Brushfire lights up Makaha night
|Photo gallery: Makaha fire|
MAKAHA — Dozens of Makaha Valley residents began returning to their homes last night after a smoky brushfire forced them to flee the area.
The fire, however, continued to burn out of control past 10 p.m., and officials said they did not know when it would be contained.
It was the biggest brushfire on the Island since a weeklong blaze in August burned an estimated 7,000 acres in Waialua.
At one point early in the evening, the fire moved to within several hundred yards of the 20-story Makaha Valley Towers apartment complex, sending thick smoke into many of the units there and prompting officials to recommend a voluntary evacuation.
At least several dozen people left their homes, but most were able to return a few hours later as the fire burned past the towers and the smoke cleared, said Capt. Frank Johnson, a Fire Department spokesman.
"I grabbed my teddy bear and my blanket and left," said Chasity Davis, a Makaha Valley Towers resident who was moving down Kili Drive away from the fire just before 6 p.m.
Security guards started moving through the building about 5:30 and telling people to leave. "It was very smoky in there," Davis said.
Other residents chose to close their doors, turn on their air conditioning and wait out the fire.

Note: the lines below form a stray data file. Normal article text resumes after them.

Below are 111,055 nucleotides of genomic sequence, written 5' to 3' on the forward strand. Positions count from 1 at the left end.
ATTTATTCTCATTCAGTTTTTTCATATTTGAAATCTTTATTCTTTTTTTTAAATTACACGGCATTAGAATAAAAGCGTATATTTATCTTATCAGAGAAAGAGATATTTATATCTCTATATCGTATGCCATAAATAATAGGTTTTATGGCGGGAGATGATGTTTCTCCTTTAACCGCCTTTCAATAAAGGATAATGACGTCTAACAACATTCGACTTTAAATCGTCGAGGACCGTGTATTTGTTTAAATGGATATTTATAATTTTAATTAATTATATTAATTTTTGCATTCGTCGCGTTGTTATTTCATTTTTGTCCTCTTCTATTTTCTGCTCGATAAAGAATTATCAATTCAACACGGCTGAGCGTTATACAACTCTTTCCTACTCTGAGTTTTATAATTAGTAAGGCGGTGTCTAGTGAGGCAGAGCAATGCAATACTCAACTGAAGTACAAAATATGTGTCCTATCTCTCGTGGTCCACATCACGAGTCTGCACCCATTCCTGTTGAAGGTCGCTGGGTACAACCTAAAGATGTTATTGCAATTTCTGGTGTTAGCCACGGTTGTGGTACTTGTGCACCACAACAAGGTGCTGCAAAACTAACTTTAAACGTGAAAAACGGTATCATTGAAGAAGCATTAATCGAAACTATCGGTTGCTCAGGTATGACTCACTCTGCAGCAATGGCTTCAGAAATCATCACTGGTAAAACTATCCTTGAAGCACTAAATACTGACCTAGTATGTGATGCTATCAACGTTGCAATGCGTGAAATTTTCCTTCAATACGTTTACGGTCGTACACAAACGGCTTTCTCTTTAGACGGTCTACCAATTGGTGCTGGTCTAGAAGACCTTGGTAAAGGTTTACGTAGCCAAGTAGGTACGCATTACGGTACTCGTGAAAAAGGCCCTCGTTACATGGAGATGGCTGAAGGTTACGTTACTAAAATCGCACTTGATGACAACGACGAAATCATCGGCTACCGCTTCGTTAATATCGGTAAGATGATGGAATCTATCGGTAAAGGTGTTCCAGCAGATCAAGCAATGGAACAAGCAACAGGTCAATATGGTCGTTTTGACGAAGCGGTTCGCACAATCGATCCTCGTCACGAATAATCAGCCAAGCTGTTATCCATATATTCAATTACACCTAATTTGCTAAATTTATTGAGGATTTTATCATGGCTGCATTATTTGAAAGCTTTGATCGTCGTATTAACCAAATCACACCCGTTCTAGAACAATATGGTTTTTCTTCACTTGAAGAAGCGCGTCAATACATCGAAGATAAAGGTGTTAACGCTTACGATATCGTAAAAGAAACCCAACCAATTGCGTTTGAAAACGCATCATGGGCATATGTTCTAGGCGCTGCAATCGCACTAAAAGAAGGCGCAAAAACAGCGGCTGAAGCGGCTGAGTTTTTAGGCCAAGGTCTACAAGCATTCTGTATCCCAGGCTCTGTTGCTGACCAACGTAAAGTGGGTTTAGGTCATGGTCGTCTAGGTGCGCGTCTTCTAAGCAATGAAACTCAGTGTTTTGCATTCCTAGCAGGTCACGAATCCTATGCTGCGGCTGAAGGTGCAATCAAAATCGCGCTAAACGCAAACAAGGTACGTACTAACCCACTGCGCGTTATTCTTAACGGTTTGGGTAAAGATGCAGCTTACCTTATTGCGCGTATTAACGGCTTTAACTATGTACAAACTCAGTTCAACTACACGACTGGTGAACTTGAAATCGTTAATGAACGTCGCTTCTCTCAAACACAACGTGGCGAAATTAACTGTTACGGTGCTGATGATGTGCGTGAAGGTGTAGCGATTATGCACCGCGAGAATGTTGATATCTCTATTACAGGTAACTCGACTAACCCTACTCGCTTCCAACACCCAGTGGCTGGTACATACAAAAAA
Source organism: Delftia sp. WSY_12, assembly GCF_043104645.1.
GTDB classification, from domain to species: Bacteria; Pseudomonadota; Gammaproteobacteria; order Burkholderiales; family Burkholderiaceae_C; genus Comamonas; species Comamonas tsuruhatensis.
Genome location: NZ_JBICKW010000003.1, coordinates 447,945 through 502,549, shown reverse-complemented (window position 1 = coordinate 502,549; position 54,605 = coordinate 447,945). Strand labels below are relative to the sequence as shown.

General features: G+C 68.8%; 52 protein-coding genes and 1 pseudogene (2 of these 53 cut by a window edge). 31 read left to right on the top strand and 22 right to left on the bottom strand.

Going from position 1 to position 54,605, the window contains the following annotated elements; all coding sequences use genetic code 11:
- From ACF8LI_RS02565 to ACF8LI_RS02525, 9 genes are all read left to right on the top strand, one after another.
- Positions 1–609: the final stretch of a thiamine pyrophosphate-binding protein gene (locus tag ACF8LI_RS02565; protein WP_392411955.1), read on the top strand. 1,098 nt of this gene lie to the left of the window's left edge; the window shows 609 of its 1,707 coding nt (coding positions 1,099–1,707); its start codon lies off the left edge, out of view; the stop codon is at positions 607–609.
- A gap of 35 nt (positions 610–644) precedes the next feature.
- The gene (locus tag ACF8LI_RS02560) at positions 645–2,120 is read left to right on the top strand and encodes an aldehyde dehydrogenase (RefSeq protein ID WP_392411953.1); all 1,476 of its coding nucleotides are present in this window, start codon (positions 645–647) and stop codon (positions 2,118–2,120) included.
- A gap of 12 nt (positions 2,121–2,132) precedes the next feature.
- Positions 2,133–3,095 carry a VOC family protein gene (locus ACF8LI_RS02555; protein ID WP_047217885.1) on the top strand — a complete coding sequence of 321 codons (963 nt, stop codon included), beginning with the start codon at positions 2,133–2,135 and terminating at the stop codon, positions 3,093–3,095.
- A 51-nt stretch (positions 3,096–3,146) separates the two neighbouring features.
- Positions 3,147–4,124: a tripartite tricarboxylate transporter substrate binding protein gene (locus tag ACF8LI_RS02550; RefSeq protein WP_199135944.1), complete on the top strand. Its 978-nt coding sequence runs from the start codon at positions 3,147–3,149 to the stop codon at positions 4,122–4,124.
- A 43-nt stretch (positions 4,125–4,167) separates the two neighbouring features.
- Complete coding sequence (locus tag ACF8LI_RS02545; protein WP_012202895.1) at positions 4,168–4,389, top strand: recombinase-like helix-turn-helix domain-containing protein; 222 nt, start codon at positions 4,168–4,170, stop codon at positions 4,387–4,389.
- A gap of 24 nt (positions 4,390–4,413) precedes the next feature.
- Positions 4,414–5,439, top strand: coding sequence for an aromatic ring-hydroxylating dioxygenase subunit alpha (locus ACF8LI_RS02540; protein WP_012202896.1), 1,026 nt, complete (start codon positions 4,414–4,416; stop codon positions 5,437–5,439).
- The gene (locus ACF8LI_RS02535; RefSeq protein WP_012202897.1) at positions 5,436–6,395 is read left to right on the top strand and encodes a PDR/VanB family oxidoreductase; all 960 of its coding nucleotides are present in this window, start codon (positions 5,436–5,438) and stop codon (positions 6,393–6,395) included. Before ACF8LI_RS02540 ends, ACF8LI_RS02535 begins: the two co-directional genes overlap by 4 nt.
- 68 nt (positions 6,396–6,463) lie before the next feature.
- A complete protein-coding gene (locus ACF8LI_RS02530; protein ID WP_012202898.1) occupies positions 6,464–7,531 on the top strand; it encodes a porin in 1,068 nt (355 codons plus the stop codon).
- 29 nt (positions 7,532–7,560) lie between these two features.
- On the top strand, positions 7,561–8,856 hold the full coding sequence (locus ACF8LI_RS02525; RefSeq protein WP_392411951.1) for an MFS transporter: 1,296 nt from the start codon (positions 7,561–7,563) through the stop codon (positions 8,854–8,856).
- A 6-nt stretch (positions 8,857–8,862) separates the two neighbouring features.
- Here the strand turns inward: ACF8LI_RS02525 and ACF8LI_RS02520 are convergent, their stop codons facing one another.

"The flames are very big and the smoke is quite thick outside, but we're inside with our air conditioning," said Paul Cambeilh, speaking by phone from his 16th-story apartment. "We were advised to evacuate, but we're not going unless it gets much worse."
Johnson said electricity to the area remained on throughout the evening, allowing residents to run air conditioners and keep their doors and windows closed if they chose to stay inside their apartments.
"Some people chose to stay, but others thought it prudent to find somewhere else to go," he said.
By 8 p.m. the fire on the west ridge of the valley had mostly bypassed Makaha Valley Towers apartment complex and was moving away from the buildings, Johnson said.
Although some smoke lingered in the area, many residents were choosing to return to their homes by 10 p.m., he said.
"It's gotten much better, but there's still some concern for the residents," he said.
About 60 firefighters were fighting the blaze last night; many of them had been used earlier in the evening to provide a ring of protection around the two towers.
Johnson said the Fire Department had not ordered an evacuation of the building but advised residents to move away from the smoke.
"You could see the smoke right between the buildings there," he said. "So we felt that the prudent thing for people is to move because it doesn't make sense to hang out in the smoke."
At one point, the fire burned on the ridgeline directly behind both buildings in the complex.
As the sun set, flames on the hillside behind the building appeared to be climbing about 20 feet into the sky, witnesses said.
Late last night, the fire, which burned more than 100 acres, was moving up a hillside and away from firefighters. There was no immediate estimate of how long it would take to bring the blaze under control, Johnson said.